Price has crept up but the jump in performance makes it well worth the extra money
Calibre Bikes do it again. If you want a full-suspension bike that’s a total blast without blowing your budget, you have to get the Calibre Bossnut.
Calibre Bossnut need to know
- Hydroformed tubing profiles and revised geometry give the latest Bossnut a sleek, modern profile
- Swapping to a 142x12mm bolt-thru rear end improves frame stiffness and wheel security
- SRAM SX Eagle drivetrain with its 11-50t cassette expands the range of the Bossnut
- Rail corners even harder with the High-Grip compound WTB Vigilante tyre up front
Game changing is a term that’s overused, especially when it’s used to describe products or ideas that are simply updated versions of what came before… hardly game changing at all then.
Take the latest version of the Calibre Bossnut for example. It’s seen a raft of revisions to the geometry, tubing profiles and specification, all of which we’ll dig deeper into in a moment, but it’s hardly a game-changing bike.
That honour goes to the original Bossnut. Before Calibre unleashed the first Bossnut on the unsuspecting public and media, the £1k full-suspension category was awash with heavy XC bikes with poor handing, crappy suspension and lethal tyres.
We’d been saying for years that good geometry costs nothing, and all that was required was for someone to care enough about these entry-level bikes to apply it. Mike Sanderson, the designer behind the Bossnut, changed the game by doing just that.
Once the shape of the attitude of the bike were set, the next hurdle to overcome was finding parts that wouldn’t hold the bike back. No mean feat with a price capped at £999. But Calibre delivered and the rest is history, the Bossnut dominating the £1k class like nothing that came before it.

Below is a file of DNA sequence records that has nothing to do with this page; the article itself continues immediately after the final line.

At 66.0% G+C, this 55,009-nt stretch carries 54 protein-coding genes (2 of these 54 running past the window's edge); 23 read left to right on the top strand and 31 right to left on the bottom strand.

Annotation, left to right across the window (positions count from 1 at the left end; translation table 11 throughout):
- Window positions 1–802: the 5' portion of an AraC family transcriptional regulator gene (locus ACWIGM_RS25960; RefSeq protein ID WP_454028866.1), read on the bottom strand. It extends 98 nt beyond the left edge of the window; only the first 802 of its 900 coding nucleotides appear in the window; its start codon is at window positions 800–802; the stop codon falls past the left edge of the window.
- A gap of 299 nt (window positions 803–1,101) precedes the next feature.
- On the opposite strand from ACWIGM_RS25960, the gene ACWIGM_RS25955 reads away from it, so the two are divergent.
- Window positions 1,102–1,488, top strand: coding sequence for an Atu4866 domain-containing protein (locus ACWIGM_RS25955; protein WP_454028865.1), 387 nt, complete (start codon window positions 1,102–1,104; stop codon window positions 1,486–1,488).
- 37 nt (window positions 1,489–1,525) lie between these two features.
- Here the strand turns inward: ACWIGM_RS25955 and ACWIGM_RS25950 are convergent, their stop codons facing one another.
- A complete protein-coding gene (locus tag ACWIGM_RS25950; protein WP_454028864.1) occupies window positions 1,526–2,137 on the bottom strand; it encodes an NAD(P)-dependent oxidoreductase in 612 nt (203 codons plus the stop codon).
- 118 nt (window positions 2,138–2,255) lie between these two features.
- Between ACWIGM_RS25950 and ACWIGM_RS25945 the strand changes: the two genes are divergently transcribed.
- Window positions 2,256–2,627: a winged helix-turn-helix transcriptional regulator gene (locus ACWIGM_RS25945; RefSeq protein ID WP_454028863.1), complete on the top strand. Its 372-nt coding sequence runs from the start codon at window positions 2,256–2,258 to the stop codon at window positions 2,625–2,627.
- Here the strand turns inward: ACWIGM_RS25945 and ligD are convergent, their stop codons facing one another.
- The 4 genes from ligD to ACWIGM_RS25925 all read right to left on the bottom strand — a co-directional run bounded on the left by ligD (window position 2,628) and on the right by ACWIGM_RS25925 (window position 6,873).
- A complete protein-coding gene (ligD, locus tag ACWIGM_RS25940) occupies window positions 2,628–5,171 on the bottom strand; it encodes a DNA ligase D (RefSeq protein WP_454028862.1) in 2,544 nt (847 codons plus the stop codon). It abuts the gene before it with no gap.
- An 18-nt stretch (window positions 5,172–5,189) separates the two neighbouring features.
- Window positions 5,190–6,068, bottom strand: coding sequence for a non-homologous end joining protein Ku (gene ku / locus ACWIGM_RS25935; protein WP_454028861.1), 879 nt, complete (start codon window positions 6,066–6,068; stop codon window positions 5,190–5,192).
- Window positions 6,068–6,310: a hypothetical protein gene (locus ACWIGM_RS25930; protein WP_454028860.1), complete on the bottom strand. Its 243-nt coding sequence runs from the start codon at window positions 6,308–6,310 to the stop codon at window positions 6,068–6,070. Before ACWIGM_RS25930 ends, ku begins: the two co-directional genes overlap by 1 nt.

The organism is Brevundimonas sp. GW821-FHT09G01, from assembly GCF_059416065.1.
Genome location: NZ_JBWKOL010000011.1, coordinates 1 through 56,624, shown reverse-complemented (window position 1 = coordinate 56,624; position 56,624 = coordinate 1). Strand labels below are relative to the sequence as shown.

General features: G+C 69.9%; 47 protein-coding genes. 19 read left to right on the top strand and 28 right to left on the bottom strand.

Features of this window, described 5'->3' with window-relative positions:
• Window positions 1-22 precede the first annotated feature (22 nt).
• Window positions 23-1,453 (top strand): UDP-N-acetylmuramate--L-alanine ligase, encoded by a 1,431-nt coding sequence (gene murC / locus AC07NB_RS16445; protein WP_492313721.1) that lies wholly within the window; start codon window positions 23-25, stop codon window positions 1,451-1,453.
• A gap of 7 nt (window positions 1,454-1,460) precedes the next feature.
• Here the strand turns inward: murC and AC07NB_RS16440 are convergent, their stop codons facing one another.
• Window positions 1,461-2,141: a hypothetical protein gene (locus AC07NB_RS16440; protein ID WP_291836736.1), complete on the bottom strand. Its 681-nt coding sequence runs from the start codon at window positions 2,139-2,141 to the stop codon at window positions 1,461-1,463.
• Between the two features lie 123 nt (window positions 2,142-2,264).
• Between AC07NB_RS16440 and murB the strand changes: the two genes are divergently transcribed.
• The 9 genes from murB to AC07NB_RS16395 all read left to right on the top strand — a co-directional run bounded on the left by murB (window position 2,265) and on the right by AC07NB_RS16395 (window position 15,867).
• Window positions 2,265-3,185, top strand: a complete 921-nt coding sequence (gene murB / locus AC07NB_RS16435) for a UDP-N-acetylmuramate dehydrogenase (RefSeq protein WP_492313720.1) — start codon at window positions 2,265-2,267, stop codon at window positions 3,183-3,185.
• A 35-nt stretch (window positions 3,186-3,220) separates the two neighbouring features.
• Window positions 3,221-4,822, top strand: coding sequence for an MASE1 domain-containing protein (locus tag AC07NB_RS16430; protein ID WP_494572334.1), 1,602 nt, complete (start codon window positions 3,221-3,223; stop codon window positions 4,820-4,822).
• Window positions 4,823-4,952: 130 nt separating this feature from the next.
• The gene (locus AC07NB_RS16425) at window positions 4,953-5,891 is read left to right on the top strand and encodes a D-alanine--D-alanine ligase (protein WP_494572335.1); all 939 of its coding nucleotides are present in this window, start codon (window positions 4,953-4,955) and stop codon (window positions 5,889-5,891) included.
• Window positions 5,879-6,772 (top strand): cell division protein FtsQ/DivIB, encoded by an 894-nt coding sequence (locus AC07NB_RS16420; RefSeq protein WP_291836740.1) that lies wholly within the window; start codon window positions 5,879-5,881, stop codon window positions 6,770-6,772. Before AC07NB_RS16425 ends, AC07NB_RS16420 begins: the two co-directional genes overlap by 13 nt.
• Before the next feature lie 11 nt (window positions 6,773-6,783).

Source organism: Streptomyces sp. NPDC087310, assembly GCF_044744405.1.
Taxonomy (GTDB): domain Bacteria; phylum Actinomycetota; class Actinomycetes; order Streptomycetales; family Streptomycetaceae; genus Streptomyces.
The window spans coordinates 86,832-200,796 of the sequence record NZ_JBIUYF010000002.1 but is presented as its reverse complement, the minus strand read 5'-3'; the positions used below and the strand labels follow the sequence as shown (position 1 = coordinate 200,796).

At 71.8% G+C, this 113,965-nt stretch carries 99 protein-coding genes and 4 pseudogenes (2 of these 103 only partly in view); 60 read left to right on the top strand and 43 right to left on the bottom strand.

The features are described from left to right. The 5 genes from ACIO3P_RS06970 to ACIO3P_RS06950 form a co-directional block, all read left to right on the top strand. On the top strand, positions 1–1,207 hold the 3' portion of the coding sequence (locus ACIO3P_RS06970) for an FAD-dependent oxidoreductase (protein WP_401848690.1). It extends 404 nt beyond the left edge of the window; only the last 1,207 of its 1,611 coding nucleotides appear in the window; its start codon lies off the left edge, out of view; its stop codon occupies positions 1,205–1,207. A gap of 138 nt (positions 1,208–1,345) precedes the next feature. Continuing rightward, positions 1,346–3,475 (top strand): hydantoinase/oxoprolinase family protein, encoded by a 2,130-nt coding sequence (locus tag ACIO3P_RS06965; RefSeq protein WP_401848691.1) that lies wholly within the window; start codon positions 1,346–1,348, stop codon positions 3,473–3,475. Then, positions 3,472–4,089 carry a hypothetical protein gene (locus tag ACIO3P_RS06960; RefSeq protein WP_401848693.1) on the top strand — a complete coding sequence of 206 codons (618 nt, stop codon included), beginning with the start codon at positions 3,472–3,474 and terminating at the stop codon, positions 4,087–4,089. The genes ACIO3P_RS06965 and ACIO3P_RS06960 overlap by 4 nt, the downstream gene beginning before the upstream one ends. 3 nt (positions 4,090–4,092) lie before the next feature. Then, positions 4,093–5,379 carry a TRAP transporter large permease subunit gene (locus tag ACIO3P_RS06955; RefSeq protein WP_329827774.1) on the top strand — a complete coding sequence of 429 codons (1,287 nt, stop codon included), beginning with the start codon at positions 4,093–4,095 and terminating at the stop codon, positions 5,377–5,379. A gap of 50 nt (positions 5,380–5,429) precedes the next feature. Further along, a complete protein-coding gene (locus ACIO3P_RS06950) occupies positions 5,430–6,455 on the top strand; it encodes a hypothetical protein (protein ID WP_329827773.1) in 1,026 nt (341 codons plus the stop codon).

Expectations change though, and as good as the original bike was it’s human nature to want more and Calibre delivered. The V2 was better still then came the Evo. The most recent round of versions sees Calibre drop the Evo tag, but it’s certainly moved the game on again.
Changes to the geometry roll in a slacker 65.4 degree head angle for improved confidence at speed and a steeper 74.5 degree seat angle to get your weight more forward on the climbs.
The bike still has 130mm travel, but the shock tune has been lightened up a hair to give the ride more pop. Something that was made possible by the revised pivot layout and the switch to a single chain ring drivetrain, the gear range now expanded to include a 50t bail out gear on the SRAM SX Eagle cassette.
Visually the bike has evolved too. Gone are the boxy tubes, replaced instead by soft edges similar in style to the hydroformed tubes on the Calibre Sentry. The frame also get a bolt-thru dropouts to shore up the rear end, no bad thing given how hard you can ride this bike.
How did it ride?
Probably the most surprising thing about the Bossnut is just how similar the riding position is to the Specialized Stumpjumper and Trek Fuel EX that I tested recently. Sure the Bossnut is over a kilogram heavier and has smaller 27.5in wheels, but the updated sizing and geometry mean that instantly feels like a thoroughly modern trail bike.
The High-Grip compound WTB front tyre gives you the confidence to really lean the bike into turns or stay high on wet, off camber roots, while the more lively response from the lighter shock tune makes the bike ride lighter than the scales suggest.
Yes, the price of the Bossnut has crept up by £100 but the jump in performance makes it well worth the extra money.